In Agile software development, a user story is defined as one or more sentences to capture what a user does or needs to do as part of his or her job function. It is written from the perspective of a user and captures the who, what and why of a requirement in a simple, concise way.
Here is a simple formula for writing user stories:
As a [user role], I want [a feature or goal] so that [a benefit or reason].
Here are a few examples:
- As a customer, I would like a one-click purchase option so that I can save time when buying online.
- As an editor, I would like to review content before it is published so that I can assure it is optimized with correct grammar and tone.
- As a customer, I would like to be able to flag content so that I can find it more easily in the future.
- As an activist, I would like a community so that I can share ideas and collaborate with like minds.
One thing you might notice from this list is that each of these stories will vary in length depending on the user’s requirements. While flagging content is a simple feature to enable in Drupal, building a community can be a huge task. Therefore, it is to be expected that these stories are of varying sizes. The most important thing is that they have been captured and now can be prioritized.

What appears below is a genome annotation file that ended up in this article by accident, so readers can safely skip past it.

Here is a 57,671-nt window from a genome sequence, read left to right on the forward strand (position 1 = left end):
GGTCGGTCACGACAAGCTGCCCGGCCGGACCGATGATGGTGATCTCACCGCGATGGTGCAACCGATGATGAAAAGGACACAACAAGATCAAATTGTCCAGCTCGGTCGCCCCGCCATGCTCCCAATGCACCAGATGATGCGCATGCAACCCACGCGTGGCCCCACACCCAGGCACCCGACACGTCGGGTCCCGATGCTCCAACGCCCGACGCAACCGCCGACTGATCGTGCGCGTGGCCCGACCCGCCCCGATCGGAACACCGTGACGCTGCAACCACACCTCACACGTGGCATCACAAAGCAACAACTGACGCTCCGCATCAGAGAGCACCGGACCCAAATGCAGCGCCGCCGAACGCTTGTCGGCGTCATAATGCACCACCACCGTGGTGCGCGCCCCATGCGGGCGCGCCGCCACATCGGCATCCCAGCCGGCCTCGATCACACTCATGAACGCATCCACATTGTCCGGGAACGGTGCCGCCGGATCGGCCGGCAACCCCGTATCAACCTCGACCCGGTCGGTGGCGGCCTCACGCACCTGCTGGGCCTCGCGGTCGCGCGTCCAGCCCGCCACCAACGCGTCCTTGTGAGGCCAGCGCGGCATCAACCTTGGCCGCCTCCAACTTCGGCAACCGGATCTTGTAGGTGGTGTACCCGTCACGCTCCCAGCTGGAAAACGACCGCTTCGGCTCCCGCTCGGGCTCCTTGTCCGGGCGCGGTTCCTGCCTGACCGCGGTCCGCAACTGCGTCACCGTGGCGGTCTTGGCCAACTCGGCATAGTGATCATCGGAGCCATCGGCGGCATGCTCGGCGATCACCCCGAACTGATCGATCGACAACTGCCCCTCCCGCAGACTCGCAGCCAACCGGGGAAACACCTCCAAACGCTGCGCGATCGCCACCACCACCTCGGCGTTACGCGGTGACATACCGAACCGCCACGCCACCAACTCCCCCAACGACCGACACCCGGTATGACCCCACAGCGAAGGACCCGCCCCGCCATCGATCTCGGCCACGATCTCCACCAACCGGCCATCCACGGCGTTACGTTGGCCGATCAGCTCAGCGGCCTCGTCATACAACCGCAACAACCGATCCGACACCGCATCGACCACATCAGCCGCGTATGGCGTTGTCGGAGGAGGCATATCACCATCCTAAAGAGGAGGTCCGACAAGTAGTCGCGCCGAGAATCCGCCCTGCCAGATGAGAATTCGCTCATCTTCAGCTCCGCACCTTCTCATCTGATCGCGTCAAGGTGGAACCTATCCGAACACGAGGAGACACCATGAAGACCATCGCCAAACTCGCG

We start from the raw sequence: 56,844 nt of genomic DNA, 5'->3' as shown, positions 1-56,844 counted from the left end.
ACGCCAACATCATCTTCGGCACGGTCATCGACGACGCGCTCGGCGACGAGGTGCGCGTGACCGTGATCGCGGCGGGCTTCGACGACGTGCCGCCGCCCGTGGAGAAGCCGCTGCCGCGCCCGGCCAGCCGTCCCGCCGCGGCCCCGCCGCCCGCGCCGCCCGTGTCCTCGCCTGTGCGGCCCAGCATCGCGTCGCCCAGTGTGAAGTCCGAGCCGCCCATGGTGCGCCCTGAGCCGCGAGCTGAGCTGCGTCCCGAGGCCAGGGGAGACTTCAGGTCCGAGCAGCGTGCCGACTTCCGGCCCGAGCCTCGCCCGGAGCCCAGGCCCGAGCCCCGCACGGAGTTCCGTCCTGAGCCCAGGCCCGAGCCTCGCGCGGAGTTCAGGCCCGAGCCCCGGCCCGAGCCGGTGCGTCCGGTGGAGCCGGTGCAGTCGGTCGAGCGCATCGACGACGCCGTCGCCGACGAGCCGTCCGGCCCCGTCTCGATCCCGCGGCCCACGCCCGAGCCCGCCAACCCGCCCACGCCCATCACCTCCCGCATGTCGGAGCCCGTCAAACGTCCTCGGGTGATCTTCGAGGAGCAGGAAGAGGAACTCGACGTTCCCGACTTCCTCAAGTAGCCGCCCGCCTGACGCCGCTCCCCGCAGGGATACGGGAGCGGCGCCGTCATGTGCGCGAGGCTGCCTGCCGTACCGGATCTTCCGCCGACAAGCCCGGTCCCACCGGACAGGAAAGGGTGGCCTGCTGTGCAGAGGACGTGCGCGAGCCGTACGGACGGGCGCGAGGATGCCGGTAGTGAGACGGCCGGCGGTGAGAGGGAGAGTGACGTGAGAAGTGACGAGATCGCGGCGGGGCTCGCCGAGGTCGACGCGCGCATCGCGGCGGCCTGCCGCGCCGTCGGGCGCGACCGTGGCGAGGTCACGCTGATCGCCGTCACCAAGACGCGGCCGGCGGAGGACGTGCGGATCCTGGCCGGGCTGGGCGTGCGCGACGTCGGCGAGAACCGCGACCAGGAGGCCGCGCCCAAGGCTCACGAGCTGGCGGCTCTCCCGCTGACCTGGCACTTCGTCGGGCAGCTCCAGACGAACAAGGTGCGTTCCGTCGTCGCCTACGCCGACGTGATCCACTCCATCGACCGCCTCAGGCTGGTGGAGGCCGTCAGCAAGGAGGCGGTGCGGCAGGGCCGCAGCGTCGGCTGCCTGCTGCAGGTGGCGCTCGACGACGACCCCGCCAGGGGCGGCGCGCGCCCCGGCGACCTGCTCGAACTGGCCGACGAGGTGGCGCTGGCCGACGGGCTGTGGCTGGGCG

You might also notice that there is not a great deal of detail. An editor is asking for a publishing workflow. What will that look like? Will it have multiple states such as a draft, legal review, brand review, etc.? Will editors get emailed when they need to review content?
User stories are like high level requirements in a waterfall process. They don’t need details right now. Details are added in the design phase. In Waterfall, all the design is completed up front before coding begins. In Agile, design is discussed every few weeks and story details are fleshed out just before beginning work on the user story.
As you see your site coming together, you will have a better idea of how to build it. User stories are iterated on and improved upon as we learn more about what we are building. Some user stories may ultimately look nothing like what you thought at the beginning of the project simply because you and the team came up with better ideas or found a more efficient way to build it. There will even be some user stories that you won’t use at all, so don’t waste time sweating the details in initial planning.
We like to think of user stories as documented needs and reminders for the stakeholders and development team to discuss later.
Need a simple way to prioritize your user stories? Try the MoSCoW approach. MoSCoW is an acronym that stands for:
- Must haves – we need these stories in order to launch the project.
- Should haves – these are of high importance, but are not show-stoppers for the next release.
- Could haves – If we get a couple of these in it would be nice, but they can easily be moved to the next release.
- Wants – These are not a priority but we want to keep track of them as possibilities for future releases.
If you aren’t used to commissioning websites or applications, user stories are a great way to communicate your requirements.
Photo courtesy of Juhan.